Edit, good point about the load transfer of the birdsmouth.

    I was hoping for something a bit more interesting, like tapering the beams for the 2x6" rafters. 9x27' firewood shed with a single plane roof.

    I know the log home builders would just snap a chalk line and cut it with their saws. I may do this, but I'm not as well practiced as most of them. I might have to horse around with a jig, I'm just wondering if anybody's done anything like this.
     
    Last edited: Mar 2, 2010
  9. clearance

    clearance Addicted to ArboristSite

    Joined:
    Feb 8, 2005
    Messages:
    7,247
    Likes Received:
    652
    Location:
    b.c.
    8x10. Easy, snap a chalkline, set the angle on your skilsaw and go. If the cut isn't deep enough finish it off with a sharp handsaw. As long as you have a flat surface for the saws bed, it is pretty simple to do. Take your time, check and check measurements.
     
  10. MR4WD

    MR4WD AboristSite Guru

    Joined:
    Aug 17, 2008
    Messages:
    563
    Likes Received:
    72
    Location:
    Salmon Arm BC
    That'd be pretty easy. I may rip the 8x10's in half to 4x10's then laminate (bolt) them together to get more strength over the posts. Since pretty much everything I milled was only 10' long and I need to span ~29' in total with posts every 9', ripping them down would let me make a few passes with the circular saw to cut the tops off the beams.
     
  11. clearance

    clearance Addicted to ArboristSite

    Joined:
    Feb 8, 2005
    Messages:
    7,247
    Likes Received:
    652
    Location:
    b.c.
    8x10 is plenty strong, you can cut enough for the rafters to have good bearing easily. No need to cut them up.
     
  12. Kicker_92

    Kicker_92 ArboristSite Operative

    Joined:
    May 29, 2008
    Messages:
    216
    Likes Received:
    14
    Location:
    British Columbia
    Do you have a mini-mill? Just cut some wedges the angle you want on your miter saw, place them under the guide board and screw in down. When you run the mill down the board it will cut the angle that you set.

    I guess this could work on an Alaskan style setup too if the angle is low enough.
     
  13. jimdad07

    jimdad07 Addicted to ArboristSite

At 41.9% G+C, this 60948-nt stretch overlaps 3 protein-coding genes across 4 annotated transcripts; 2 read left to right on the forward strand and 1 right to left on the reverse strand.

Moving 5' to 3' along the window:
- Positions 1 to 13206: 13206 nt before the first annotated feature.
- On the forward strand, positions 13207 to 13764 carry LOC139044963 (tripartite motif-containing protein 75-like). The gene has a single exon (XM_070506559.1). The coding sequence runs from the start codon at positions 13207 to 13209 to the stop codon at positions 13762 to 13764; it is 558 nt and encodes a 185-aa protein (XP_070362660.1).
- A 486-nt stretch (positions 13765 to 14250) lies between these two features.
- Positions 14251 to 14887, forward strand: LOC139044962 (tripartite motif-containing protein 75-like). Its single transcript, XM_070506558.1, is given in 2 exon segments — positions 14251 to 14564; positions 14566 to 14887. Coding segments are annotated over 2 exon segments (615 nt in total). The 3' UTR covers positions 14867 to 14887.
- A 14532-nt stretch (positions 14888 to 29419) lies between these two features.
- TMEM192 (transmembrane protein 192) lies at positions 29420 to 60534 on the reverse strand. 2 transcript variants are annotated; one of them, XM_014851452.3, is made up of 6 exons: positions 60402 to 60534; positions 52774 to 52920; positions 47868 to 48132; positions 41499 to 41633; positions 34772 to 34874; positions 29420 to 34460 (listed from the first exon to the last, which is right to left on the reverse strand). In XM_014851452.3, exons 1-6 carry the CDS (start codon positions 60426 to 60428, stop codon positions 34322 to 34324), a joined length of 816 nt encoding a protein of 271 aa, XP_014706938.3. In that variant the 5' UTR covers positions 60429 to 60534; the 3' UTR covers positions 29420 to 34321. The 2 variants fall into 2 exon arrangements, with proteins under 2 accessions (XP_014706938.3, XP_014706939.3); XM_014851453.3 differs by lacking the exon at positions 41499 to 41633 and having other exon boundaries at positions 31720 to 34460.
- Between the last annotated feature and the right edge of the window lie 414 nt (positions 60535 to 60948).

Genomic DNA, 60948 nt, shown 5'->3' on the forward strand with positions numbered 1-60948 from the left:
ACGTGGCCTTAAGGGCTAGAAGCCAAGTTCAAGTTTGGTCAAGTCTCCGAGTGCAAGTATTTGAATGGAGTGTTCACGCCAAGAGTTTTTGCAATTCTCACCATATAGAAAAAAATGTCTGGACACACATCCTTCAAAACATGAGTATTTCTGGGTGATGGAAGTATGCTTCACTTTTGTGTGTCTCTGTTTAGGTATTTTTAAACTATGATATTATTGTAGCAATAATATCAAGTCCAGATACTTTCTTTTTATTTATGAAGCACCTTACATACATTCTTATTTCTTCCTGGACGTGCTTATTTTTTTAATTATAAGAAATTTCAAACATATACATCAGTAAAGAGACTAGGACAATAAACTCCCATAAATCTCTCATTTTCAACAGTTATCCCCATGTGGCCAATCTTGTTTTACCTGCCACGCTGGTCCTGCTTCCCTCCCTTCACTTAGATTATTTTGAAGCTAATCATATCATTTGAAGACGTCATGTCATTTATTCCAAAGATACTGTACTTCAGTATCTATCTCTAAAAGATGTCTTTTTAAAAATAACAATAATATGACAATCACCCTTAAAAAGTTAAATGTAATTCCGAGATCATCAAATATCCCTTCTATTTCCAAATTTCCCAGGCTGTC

Joined:
    Dec 12, 2009
    Messages:
    7,197
    Likes Received:
    819
    Location:
    Clayton, NY
    Cutting the birds-mouth would probably be your best bet. As stated earlier, it transfers the load much better plus it will help hold your wall strait without as much frogging around. I like to figure the first rafter, and then use it as a template for making the rest. I think it would make a better structure IMO to use the birds-mouth.
     
  14. MR4WD

    MR4WD AboristSite Guru

    Joined:
    Aug 17, 2008
    Messages:
    563
    Likes Received:
    72
    Location:
    Salmon Arm BC
    Perhaps you're right. What's the best way to mass produce birdsmouths then? measure, cut repeat? I found a neat little site for you to figure out your cut angles and depths, it's just that I'm not looking forward to making ~20 identical cuts.

    Thanks for the mini-mill idea kicker, I'll save that one for next time. Should have just done that first.
     
  15. clearance

    clearance Addicted to ArboristSite

    Joined:
    Feb 8, 2005
    Messages:
    7,247
    Likes Received:
    652
    Location:
    b.c.
    Measure one carefully, lay it out with a framing square. Make sure it fits and then use it for a template. Make the two cuts with your skilsaw but finish them with a handsaw so you don't weaken the rafter. Good enough, but if you are doing it right you are supposed to do them one at a time, like stair stringers.
     

Share This Page